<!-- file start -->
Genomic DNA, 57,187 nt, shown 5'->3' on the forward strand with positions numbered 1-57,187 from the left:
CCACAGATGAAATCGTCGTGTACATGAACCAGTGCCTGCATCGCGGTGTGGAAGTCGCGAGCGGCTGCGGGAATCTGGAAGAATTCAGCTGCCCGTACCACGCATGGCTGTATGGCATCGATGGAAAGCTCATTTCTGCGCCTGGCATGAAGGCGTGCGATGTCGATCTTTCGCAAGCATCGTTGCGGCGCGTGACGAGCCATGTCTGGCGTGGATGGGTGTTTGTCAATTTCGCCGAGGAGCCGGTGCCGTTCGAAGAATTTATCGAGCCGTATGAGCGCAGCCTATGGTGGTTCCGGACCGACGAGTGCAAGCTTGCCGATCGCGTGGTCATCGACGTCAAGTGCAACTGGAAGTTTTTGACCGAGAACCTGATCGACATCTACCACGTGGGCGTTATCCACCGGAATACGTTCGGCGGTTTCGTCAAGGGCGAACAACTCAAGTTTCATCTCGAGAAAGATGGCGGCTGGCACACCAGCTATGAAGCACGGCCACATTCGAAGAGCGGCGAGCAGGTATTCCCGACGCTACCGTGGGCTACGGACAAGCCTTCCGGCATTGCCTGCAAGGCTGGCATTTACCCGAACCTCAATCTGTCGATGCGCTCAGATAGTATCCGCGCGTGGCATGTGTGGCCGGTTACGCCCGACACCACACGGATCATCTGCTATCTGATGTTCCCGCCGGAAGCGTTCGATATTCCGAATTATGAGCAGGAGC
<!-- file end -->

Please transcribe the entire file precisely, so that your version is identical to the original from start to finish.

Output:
Genomic DNA, 57,187 nt, shown 5'->3' on the forward strand with positions numbered 1-57,187 from the left:
CCACAGATGAAATCGTCGTGTACATGAACCAGTGCCTGCATCGCGGTGTGGAAGTCGCGAGCGGCTGCGGGAATCTGGAAGAATTCAGCTGCCCGTACCACGCATGGCTGTATGGCATCGATGGAAAGCTCATTTCTGCGCCTGGCATGAAGGCGTGCGATGTCGATCTTTCGCAAGCATCGTTGCGGCGCGTGACGAGCCATGTCTGGCGTGGATGGGTGTTTGTCAATTTCGCCGAGGAGCCGGTGCCGTTCGAAGAATTTATCGAGCCGTATGAGCGCAGCCTATGGTGGTTCCGGACCGACGAGTGCAAGCTTGCCGATCGCGTGGTCATCGACGTCAAGTGCAACTGGAAGTTTTTGACCGAGAACCTGATCGACATCTACCACGTGGGCGTTATCCACCGGAATACGTTCGGCGGTTTCGTCAAGGGCGAACAACTCAAGTTTCATCTCGAGAAAGATGGCGGCTGGCACACCAGCTATGAAGCACGGCCACATTCGAAGAGCGGCGAGCAGGTATTCCCGACGCTACCGTGGGCTACGGACAAGCCTTCCGGCATTGCCTGCAAGGCTGGCATTTACCCGAACCTCAATCTGTCGATGCGCTCAGATAGTATCCGCGCGTGGCATGTGTGGCCGGTTACGCCCGACACCACACGGATCATCTGCTATCTGATGTTCCCGCCGGAAGCGTTCGATATTCCGAATTATGAGCAGGAGC